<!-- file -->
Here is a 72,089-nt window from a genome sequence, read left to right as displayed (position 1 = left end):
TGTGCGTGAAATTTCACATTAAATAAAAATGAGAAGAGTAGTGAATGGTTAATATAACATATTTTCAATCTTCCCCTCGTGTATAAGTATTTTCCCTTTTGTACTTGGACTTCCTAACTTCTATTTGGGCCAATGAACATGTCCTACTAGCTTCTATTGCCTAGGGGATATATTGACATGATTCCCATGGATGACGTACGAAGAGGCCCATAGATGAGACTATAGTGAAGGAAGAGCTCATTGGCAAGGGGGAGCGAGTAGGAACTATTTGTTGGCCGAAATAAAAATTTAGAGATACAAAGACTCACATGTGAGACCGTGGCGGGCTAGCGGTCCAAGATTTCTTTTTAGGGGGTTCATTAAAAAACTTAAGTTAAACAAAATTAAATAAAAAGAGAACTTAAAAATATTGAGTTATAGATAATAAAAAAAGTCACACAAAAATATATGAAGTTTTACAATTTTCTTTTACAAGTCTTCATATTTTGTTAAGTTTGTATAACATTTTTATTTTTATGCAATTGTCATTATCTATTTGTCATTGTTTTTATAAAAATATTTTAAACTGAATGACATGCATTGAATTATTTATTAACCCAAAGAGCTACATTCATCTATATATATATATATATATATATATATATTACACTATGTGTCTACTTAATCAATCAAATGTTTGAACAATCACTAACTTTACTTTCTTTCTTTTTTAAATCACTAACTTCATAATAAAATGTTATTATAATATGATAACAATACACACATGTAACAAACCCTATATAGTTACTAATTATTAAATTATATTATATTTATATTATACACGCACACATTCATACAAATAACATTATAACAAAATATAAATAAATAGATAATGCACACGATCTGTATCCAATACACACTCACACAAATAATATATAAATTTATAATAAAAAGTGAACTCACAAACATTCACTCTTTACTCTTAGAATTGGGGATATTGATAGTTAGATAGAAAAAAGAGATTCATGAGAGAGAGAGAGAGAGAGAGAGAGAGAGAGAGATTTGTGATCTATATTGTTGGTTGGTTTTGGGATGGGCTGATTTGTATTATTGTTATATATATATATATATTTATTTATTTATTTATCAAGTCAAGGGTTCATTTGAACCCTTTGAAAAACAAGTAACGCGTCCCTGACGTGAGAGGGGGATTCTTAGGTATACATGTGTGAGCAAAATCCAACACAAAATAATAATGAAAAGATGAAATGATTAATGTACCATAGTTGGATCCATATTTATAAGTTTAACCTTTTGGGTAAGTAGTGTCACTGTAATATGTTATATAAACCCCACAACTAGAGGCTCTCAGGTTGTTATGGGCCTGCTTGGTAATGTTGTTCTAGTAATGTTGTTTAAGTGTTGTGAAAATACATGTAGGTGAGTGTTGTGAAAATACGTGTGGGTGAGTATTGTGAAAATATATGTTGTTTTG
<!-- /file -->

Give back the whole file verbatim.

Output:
Here is a 72,089-nt window from a genome sequence, read left to right as displayed (position 1 = left end):
TGTGCGTGAAATTTCACATTAAATAAAAATGAGAAGAGTAGTGAATGGTTAATATAACATATTTTCAATCTTCCCCTCGTGTATAAGTATTTTCCCTTTTGTACTTGGACTTCCTAACTTCTATTTGGGCCAATGAACATGTCCTACTAGCTTCTATTGCCTAGGGGATATATTGACATGATTCCCATGGATGACGTACGAAGAGGCCCATAGATGAGACTATAGTGAAGGAAGAGCTCATTGGCAAGGGGGAGCGAGTAGGAACTATTTGTTGGCCGAAATAAAAATTTAGAGATACAAAGACTCACATGTGAGACCGTGGCGGGCTAGCGGTCCAAGATTTCTTTTTAGGGGGTTCATTAAAAAACTTAAGTTAAACAAAATTAAATAAAAAGAGAACTTAAAAATATTGAGTTATAGATAATAAAAAAAGTCACACAAAAATATATGAAGTTTTACAATTTTCTTTTACAAGTCTTCATATTTTGTTAAGTTTGTATAACATTTTTATTTTTATGCAATTGTCATTATCTATTTGTCATTGTTTTTATAAAAATATTTTAAACTGAATGACATGCATTGAATTATTTATTAACCCAAAGAGCTACATTCATCTATATATATATATATATATATATATATATTACACTATGTGTCTACTTAATCAATCAAATGTTTGAACAATCACTAACTTTACTTTCTTTCTTTTTTAAATCACTAACTTCATAATAAAATGTTATTATAATATGATAACAATACACACATGTAACAAACCCTATATAGTTACTAATTATTAAATTATATTATATTTATATTATACACGCACACATTCATACAAATAACATTATAACAAAATATAAATAAATAGATAATGCACACGATCTGTATCCAATACACACTCACACAAATAATATATAAATTTATAATAAAAAGTGAACTCACAAACATTCACTCTTTACTCTTAGAATTGGGGATATTGATAGTTAGATAGAAAAAAGAGATTCATGAGAGAGAGAGAGAGAGAGAGAGAGAGAGAGAGATTTGTGATCTATATTGTTGGTTGGTTTTGGGATGGGCTGATTTGTATTATTGTTATATATATATATATATTTATTTATTTATTTATCAAGTCAAGGGTTCATTTGAACCCTTTGAAAAACAAGTAACGCGTCCCTGACGTGAGAGGGGGATTCTTAGGTATACATGTGTGAGCAAAATCCAACACAAAATAATAATGAAAAGATGAAATGATTAATGTACCATAGTTGGATCCATATTTATAAGTTTAACCTTTTGGGTAAGTAGTGTCACTGTAATATGTTATATAAACCCCACAACTAGAGGCTCTCAGGTTGTTATGGGCCTGCTTGGTAATGTTGTTCTAGTAATGTTGTTTAAGTGTTGTGAAAATACATGTAGGTGAGTGTTGTGAAAATACGTGTGGGTGAGTATTGTGAAAATATATGTTGTTTTG